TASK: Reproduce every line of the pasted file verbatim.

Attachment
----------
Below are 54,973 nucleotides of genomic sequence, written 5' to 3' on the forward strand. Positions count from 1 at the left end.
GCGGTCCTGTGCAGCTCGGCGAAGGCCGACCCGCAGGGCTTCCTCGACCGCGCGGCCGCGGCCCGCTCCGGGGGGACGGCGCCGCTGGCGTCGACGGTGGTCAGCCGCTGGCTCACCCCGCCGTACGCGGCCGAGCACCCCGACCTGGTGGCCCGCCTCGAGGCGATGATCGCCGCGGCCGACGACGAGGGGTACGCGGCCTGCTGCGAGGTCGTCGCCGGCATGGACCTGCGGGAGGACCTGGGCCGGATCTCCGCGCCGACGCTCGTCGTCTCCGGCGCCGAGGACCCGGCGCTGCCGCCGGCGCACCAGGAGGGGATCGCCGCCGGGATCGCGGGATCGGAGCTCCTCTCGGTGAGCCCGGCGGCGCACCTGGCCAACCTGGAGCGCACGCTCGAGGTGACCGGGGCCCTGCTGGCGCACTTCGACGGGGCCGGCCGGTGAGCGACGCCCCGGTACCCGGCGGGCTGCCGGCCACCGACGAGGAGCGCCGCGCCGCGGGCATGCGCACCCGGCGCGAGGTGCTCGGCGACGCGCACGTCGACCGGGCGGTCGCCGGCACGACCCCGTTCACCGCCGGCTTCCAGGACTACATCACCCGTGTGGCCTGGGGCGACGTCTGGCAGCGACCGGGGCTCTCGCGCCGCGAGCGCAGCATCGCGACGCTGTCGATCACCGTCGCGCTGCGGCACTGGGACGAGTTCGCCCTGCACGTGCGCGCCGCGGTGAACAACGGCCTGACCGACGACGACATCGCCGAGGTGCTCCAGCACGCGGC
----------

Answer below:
Below are 54,973 nucleotides of genomic sequence, written 5' to 3' on the forward strand. Positions count from 1 at the left end.
GCGGTCCTGTGCAGCTCGGCGAAGGCCGACCCGCAGGGCTTCCTCGACCGCGCGGCCGCGGCCCGCTCCGGGGGGACGGCGCCGCTGGCGTCGACGGTGGTCAGCCGCTGGCTCACCCCGCCGTACGCGGCCGAGCACCCCGACCTGGTGGCCCGCCTCGAGGCGATGATCGCCGCGGCCGACGACGAGGGGTACGCGGCCTGCTGCGAGGTCGTCGCCGGCATGGACCTGCGGGAGGACCTGGGCCGGATCTCCGCGCCGACGCTCGTCGTCTCCGGCGCCGAGGACCCGGCGCTGCCGCCGGCGCACCAGGAGGGGATCGCCGCCGGGATCGCGGGATCGGAGCTCCTCTCGGTGAGCCCGGCGGCGCACCTGGCCAACCTGGAGCGCACGCTCGAGGTGACCGGGGCCCTGCTGGCGCACTTCGACGGGGCCGGCCGGTGAGCGACGCCCCGGTACCCGGCGGGCTGCCGGCCACCGACGAGGAGCGCCGCGCCGCGGGCATGCGCACCCGGCGCGAGGTGCTCGGCGACGCGCACGTCGACCGGGCGGTCGCCGGCACGACCCCGTTCACCGCCGGCTTCCAGGACTACATCACCCGTGTGGCCTGGGGCGACGTCTGGCAGCGACCGGGGCTCTCGCGCCGCGAGCGCAGCATCGCGACGCTGTCGATCACCGTCGCGCTGCGGCACTGGGACGAGTTCGCCCTGCACGTGCGCGCCGCGGTGAACAACGGCCTGACCGACGACGACATCGCCGAGGTGCTCCAGCACGCGGC